Tuesday, January 29, 2019

0 April Henry, author of THE LONELY DEAD, on being tenacious

We're excited to have April Henry stop by to share more about her latest novel, THE LONELY DEAD.

April, what's your writing ritual like? Do you listen to music? Work at home or at a coffee shop or the library, etc? What gets you into the mood to write?

I write on a Lifespan Treadmill desk. It’s a desk with a treadmill underneath. The treadmill is specially geared to work well at a walking pace. I used to write books in a coffee shop and nearly every day I had one or two of these cute little cookies they offered. The treadmill desk is much better for my health.

What advice would you most like to pass along to other writers?

Be tenacious. I have seen better writers than me give up because they got a few rejections. I never gave up, even despite getting over a hundred rejections before I found an agent, and many more before I got my first contract. The Lonely Dead is my 23rd book.

What are you working on now?

I just finished a big revision of The White Van, which comes out in about a year. It was inspired by a real kidnapper who was stalking girls in my neighborhood. And this week I’m going to start working on the book after that, which is called Playing with Fire, and was inspired by a real group of people who were trapped in Oregon’s 2017 Eagle Creek Fire.


The Lonely Dead
by April Henry
Henry Holt and Co.
Released 1/29/2019

For Adele, the dead aren’t really dead. She can see them and even talk to them. But she’s spent years denying her gift. When she encounters her ex best friend Tori in a shallow grave in the woods and realizes that Tori is actually dead -- that gift turns into a curse. Without an alibi, Adele becomes the prime suspect in Tori’s murder. She must work with Tori’s ghost to find the real killer. But what if the killer finds Adele first?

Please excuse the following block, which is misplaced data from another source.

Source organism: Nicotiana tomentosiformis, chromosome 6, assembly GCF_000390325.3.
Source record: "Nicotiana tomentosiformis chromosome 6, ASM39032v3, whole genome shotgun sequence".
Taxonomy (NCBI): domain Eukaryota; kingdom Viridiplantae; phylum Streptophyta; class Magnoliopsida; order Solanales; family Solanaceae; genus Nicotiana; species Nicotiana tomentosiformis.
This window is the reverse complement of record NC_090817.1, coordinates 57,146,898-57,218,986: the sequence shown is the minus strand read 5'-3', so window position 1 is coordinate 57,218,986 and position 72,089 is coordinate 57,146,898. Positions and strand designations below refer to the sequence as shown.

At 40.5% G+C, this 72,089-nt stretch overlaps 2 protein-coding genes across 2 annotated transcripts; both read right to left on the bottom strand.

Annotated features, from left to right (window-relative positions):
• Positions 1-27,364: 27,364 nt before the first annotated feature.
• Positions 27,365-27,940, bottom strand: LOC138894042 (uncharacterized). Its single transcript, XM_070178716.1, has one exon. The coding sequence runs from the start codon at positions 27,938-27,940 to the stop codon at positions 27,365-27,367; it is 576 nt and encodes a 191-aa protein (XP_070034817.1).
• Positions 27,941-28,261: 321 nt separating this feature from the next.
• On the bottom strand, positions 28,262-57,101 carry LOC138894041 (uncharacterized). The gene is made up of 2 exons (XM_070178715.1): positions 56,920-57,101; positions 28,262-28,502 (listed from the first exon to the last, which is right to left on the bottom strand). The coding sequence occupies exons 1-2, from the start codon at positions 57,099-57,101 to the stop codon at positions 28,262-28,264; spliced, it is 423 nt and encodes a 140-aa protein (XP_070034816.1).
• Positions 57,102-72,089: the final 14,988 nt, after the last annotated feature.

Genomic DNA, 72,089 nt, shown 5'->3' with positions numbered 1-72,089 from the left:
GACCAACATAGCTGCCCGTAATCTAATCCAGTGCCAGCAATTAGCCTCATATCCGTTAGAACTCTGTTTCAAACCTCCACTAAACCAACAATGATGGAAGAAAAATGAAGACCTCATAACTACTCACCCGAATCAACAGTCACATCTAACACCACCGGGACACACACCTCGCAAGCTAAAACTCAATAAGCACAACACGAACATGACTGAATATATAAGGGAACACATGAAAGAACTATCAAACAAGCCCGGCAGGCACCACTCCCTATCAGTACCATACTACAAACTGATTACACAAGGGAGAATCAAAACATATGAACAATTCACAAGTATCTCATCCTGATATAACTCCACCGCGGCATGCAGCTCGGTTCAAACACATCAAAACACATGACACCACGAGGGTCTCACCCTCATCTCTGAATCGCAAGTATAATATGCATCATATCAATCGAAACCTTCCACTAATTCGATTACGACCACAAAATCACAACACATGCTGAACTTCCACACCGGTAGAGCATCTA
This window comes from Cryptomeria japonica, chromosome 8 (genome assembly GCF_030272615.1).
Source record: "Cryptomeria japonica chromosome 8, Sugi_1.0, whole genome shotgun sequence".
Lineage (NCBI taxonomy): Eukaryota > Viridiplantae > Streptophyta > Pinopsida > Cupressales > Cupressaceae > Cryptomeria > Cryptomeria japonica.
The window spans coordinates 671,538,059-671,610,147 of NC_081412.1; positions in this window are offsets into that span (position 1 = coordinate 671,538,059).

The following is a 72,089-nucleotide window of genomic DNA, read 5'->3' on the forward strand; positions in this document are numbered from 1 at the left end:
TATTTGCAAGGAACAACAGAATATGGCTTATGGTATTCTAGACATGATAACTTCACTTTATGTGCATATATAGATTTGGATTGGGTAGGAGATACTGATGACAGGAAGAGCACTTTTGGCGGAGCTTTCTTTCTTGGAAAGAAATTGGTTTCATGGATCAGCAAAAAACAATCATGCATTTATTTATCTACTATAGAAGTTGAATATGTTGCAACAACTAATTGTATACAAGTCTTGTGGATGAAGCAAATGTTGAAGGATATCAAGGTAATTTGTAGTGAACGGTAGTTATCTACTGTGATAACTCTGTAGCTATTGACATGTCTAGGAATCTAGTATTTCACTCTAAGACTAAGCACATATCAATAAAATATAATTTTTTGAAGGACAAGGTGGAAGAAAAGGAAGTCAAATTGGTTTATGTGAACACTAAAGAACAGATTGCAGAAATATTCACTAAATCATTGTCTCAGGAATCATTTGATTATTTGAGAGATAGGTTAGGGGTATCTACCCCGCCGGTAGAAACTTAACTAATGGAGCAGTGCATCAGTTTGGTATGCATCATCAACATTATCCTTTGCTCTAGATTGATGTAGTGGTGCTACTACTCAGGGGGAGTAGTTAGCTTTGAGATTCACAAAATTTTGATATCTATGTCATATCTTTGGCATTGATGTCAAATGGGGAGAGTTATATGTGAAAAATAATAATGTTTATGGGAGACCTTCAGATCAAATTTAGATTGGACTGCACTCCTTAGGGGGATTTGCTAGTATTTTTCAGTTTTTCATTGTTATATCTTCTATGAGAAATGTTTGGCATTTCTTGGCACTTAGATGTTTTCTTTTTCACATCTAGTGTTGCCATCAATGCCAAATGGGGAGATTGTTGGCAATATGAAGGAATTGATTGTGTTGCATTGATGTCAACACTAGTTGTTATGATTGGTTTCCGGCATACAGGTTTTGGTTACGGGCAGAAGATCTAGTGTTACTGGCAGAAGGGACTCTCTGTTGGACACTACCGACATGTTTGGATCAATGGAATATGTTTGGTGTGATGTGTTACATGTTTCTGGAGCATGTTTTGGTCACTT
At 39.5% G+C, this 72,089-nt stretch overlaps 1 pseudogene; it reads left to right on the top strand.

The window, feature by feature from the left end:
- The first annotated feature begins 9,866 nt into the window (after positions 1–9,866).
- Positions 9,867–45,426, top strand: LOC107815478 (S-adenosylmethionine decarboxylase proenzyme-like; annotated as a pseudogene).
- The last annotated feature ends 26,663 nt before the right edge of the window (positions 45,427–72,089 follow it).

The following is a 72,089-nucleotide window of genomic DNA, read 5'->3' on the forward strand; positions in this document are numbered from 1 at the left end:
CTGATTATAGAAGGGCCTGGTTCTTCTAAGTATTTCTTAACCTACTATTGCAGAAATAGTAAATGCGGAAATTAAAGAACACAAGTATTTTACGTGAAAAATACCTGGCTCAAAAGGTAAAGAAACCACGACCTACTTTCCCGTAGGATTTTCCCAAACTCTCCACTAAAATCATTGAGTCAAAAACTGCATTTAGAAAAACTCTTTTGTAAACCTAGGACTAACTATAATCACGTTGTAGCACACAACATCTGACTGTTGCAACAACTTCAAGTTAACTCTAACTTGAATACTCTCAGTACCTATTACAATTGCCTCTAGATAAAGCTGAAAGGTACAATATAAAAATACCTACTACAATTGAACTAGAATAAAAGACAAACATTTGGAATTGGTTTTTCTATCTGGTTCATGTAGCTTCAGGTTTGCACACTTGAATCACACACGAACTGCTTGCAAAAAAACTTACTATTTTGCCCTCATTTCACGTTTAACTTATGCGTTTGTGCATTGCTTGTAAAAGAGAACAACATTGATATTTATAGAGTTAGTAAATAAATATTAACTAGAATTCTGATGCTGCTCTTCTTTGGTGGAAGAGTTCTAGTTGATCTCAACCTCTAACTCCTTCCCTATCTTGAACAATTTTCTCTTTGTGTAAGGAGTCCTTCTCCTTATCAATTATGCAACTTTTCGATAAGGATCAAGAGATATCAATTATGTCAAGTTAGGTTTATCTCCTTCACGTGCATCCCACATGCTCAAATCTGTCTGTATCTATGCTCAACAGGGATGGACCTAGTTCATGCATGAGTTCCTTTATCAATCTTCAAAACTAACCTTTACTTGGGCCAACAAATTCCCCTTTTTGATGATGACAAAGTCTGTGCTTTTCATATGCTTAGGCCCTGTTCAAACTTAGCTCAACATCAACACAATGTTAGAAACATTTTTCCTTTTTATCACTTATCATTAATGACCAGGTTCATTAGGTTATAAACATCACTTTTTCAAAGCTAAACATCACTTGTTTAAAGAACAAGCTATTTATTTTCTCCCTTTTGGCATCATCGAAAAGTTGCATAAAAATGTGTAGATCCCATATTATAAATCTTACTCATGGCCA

Purchase The Lonely Dead at Amazon
Purchase The Lonely Dead at IndieBound
View The Lonely Dead on Goodreads


New York Times-bestselling author April Henry knows how to kill you in a two-dozen different ways. She makes up for a peaceful childhood in an intact home by killing off fictional characters. There was one detour on April's path to destruction: when she was 12 she sent a short story about a six-foot tall frog who loved peanut butter to noted children's author Roald Dahl. He liked it so much he showed it to his editor, who asked if she could publish it in an international children's magazine. By the time she was in her 30s, April had started writing about hit men, kidnappers, and drug dealers. She has published 21 mysteries and thrillers for teens and adults, with more to come. She is known for meticulously researching her novels to get the details right.


Have you had a chance to read THE LONELY DEAD yet? Have you tried writing while walking? Are you inspired by news stories? Share your thoughts about the interview in the comments!

Happy Reading,

Jocelyn, Halli, Martina, Erin, Susan, Shelly, and Kelly

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